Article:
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(vē`jəyənŭ`gər) [Sanskrit,=city of victory], ruined city, SE India. It was the capital (14th–16th cent.) of the Hindu Vijayanagar empire, which embraced all India S of the Kistna River and shielded S India from the Muslim kingdoms of the north. At its height during the reign (c.1510–c.1530) of Krishnadeva Raya, the empire had dealings with many Asian and European countries. The city of Vijayanagar, then some 60 mi (95 km) in circumference, flourished as a prosperous trade center and was noted for its artists, writers, and temples. After a crushing defeat of the Hindus at Talikota (1565) Muslim forces utterly demolished the city, and, except for a brief revival, the empire was destroyed.



a feudal state of the 14th to 17th centuries in southern India, south of the Krishna River. It was formed in 1336 as a result of the struggle of southern Indian Hindu feudal nobles against the Sultanate of Delhi. The most powerful ruler of the first (Sangama) dynasty was Devaraya II (reigned 1422-46), who subjugated all of southern India, carried out military campaigns against Ceylon and Burma, and inflicted several defeats on the Bahmani Sultanate. The greatest flowering of Vijayanagar was during the reign of Krishna Deva Raya (reigned 1509-29) of the third (Tuluva) dynasty.

Vijayanagar waged war continuously with the Bahmani state and later with the sultanates that had formed on the territory of the latter. These sultanates inflicted a powerful defeat on Vijayanagar in 1565, after which it began to decline. Toward the middle of the 17th century it disintegrated into a number of principalities. The Vijayanagar period marked the flowering of literature and art of the peoples of southern India.


Alaev, L. B. Iuzhnaia Indiia: Sotsial’no-ekonomicheskaia istoriia XIV-XVIH vekov. Moscow, 1964.
Sewell, R. A Forgotten Empire (Vijayanagar). London, 1924.
Mahalingam, T. V. Economic Life in the Vijayanagar Empire. [Madras] 1951.


References in periodicals archive ?
The popular belief is that Jigarthanda became famous when the city was ruled under Sultan/Nayaks of Vijayanagara Empire.
The president's reference to Tipu Sultan came after he noted the contributions of various historical figures of Karnataka, including Krishnadevaraya who was the emperor of the Vijayanagara empire from 1509 to 1529.
After taking in the nearby Unesco World Heritage site of sandstone temples at Pattadakal, it was to Hampi, the famed capital of the Hindu Vijayanagara Empire, that we headed.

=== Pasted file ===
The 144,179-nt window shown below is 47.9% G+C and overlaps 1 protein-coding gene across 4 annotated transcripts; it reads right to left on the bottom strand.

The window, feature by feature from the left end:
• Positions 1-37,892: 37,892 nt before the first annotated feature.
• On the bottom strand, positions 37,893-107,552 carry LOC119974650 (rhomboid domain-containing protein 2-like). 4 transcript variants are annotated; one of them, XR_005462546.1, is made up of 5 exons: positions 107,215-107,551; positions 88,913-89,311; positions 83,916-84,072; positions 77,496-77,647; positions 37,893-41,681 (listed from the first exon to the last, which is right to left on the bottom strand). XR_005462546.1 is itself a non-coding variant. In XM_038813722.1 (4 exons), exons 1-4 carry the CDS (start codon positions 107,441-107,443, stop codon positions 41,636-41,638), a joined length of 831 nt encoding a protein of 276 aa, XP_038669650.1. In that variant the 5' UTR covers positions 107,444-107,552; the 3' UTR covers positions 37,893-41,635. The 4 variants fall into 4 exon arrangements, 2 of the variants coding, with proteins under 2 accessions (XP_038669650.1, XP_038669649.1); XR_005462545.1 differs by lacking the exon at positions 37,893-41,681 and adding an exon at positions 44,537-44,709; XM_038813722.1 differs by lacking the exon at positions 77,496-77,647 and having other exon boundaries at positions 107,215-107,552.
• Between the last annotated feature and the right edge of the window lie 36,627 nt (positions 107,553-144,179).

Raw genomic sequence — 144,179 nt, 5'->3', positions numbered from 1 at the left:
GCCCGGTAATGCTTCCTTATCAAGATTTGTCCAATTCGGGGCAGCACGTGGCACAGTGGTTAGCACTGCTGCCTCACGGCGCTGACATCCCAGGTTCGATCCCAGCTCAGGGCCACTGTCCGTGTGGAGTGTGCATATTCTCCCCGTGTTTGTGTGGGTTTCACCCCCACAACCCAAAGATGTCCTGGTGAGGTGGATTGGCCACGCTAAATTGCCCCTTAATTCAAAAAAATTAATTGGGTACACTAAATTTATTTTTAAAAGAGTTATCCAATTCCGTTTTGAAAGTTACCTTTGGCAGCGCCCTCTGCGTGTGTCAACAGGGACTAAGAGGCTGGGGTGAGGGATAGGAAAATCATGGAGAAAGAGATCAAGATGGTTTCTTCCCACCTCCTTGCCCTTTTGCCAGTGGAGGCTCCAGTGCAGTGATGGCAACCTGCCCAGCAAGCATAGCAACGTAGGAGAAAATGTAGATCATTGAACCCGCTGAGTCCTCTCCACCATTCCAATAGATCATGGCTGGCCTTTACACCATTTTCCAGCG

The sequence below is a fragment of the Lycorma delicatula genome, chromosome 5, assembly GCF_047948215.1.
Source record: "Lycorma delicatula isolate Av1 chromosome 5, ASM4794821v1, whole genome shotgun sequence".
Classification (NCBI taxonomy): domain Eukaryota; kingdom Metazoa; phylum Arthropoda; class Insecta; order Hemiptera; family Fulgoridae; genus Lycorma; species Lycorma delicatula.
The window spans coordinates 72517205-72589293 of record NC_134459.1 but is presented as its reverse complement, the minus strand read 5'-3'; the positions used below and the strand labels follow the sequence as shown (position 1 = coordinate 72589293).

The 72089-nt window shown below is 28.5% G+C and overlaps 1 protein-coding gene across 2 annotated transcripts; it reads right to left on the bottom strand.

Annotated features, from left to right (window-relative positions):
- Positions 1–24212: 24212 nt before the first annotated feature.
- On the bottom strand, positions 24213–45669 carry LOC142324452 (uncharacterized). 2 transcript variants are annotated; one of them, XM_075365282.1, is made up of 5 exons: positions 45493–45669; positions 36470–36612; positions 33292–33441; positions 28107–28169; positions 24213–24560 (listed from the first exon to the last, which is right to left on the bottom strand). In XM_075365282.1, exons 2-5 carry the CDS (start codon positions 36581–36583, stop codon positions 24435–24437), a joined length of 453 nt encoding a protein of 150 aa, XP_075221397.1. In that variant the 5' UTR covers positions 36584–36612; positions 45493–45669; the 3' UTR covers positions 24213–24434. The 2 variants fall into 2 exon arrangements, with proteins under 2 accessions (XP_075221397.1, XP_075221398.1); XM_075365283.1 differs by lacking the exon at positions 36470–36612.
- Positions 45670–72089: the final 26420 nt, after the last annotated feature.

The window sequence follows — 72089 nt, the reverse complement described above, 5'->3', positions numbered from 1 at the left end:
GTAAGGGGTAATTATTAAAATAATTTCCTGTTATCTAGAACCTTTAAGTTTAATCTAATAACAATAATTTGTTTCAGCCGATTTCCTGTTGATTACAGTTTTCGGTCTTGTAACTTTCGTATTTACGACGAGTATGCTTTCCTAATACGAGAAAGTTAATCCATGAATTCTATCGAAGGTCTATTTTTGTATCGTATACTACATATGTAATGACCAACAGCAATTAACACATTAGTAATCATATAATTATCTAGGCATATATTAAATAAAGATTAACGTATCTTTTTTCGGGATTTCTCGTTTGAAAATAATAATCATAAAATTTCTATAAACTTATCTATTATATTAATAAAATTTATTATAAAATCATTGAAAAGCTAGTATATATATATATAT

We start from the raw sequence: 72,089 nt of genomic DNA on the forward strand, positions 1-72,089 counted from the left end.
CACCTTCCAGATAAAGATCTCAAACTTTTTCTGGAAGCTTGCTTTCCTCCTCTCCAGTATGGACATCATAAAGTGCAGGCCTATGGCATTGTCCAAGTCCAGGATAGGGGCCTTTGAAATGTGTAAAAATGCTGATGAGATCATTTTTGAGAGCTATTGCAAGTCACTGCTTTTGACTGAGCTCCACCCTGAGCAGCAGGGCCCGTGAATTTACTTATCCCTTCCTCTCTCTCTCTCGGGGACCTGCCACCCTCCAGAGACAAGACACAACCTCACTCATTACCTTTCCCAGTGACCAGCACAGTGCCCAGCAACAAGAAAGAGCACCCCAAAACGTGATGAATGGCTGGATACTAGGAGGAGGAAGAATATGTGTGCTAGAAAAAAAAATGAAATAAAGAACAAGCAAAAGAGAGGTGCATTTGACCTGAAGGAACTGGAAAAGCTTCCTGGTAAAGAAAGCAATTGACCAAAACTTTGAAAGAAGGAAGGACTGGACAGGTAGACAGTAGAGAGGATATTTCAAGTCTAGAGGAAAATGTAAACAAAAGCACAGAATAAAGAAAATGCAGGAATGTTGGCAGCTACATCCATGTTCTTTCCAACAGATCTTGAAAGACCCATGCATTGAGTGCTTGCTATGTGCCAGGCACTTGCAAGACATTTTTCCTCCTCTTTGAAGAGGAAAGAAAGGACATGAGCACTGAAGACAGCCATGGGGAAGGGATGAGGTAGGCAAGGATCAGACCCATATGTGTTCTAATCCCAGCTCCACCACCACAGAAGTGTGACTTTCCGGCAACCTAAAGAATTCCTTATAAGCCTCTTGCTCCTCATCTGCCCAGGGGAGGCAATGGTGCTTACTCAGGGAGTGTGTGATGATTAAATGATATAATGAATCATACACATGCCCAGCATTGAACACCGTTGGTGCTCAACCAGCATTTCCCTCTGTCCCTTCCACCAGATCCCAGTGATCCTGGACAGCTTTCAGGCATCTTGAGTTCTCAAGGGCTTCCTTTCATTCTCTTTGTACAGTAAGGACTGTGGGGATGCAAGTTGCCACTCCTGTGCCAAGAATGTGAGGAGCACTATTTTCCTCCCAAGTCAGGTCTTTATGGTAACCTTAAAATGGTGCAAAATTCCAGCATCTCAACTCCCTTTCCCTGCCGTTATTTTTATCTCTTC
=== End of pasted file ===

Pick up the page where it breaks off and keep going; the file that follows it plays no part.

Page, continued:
Hampi was the capital of Vijayanagara Empire from 1343 to 1565.
The place was a significant religious centre of the Vijayanagara empire due to the presence of the historic Virupaksha temple along with many other monuments.
A great destination for adventure sports and family fun What: Magnificent ruins of the 15th century Vijayanagara Empire with awe-inspiring structures.
1550-1730) in early modern South India that followed the gradual disintegration of the Vijayanagara Empire.
Hampi was the capital of the Vijayanagara empire from its rise in the mid-14th century to its tragic destruction in 1565.
The film is structured into four, long, distinctive vignettes, each one corresponding to Mettler's major pit stops: starting in his hometown Toronto, going through Monument Valley and Las Vegas in southwestern USA, stopping by Zurich and the Helvetian Glacier in Switzerland, and finally ending up in the Vijayanagara Empire and in Bombay in southern India.
Believed to be in existence from around the 9th century, it was during Vijayanagara Empire (14th and 15th centuries) that it received contributions and became famous.
The ruins are a favourite with local and international tourists as well as pilgrims and historians keen to know more about Hampi, once the seat of the mighty Vijayanagara empire, which between the 14th and 16th centuries was south India s wealthiest and most powerful Hindu kingdom.
It is said that with this offering Janardhan Reddy has become the biggest single donor to the temple after rulers of Vijayanagara Empire in the XVI century.